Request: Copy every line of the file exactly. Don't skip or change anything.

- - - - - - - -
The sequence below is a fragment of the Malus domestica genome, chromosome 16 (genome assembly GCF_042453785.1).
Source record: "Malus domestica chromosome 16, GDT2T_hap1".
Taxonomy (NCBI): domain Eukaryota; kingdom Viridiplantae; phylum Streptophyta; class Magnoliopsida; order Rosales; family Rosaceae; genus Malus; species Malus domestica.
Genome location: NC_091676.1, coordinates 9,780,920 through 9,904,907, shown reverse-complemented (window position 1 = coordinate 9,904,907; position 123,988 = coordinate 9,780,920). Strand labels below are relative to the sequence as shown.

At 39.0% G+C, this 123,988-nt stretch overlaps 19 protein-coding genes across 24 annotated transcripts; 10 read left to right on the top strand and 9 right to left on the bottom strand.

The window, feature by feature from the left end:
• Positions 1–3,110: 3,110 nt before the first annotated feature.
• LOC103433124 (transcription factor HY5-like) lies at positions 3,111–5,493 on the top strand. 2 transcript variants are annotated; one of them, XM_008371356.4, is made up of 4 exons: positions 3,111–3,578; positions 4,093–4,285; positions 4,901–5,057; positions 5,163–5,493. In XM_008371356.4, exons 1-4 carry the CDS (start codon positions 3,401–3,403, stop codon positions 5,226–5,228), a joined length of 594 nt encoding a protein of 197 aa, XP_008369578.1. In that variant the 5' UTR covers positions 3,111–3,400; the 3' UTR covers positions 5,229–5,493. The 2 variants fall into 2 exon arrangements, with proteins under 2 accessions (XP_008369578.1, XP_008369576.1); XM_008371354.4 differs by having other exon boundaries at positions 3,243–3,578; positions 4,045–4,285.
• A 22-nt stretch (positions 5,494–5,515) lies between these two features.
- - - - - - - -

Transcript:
The sequence below is a fragment of the Malus domestica genome, chromosome 16 (genome assembly GCF_042453785.1).
Source record: "Malus domestica chromosome 16, GDT2T_hap1".
Taxonomy (NCBI): domain Eukaryota; kingdom Viridiplantae; phylum Streptophyta; class Magnoliopsida; order Rosales; family Rosaceae; genus Malus; species Malus domestica.
Genome location: NC_091676.1, coordinates 9,780,920 through 9,904,907, shown reverse-complemented (window position 1 = coordinate 9,904,907; position 123,988 = coordinate 9,780,920). Strand labels below are relative to the sequence as shown.

At 39.0% G+C, this 123,988-nt stretch overlaps 19 protein-coding genes across 24 annotated transcripts; 10 read left to right on the top strand and 9 right to left on the bottom strand.

The window, feature by feature from the left end:
• Positions 1–3,110: 3,110 nt before the first annotated feature.
• LOC103433124 (transcription factor HY5-like) lies at positions 3,111–5,493 on the top strand. 2 transcript variants are annotated; one of them, XM_008371356.4, is made up of 4 exons: positions 3,111–3,578; positions 4,093–4,285; positions 4,901–5,057; positions 5,163–5,493. In XM_008371356.4, exons 1-4 carry the CDS (start codon positions 3,401–3,403, stop codon positions 5,226–5,228), a joined length of 594 nt encoding a protein of 197 aa, XP_008369578.1. In that variant the 5' UTR covers positions 3,111–3,400; the 3' UTR covers positions 5,229–5,493. The 2 variants fall into 2 exon arrangements, with proteins under 2 accessions (XP_008369578.1, XP_008369576.1); XM_008371354.4 differs by having other exon boundaries at positions 3,243–3,578; positions 4,045–4,285.
• A 22-nt stretch (positions 5,494–5,515) lies between these two features.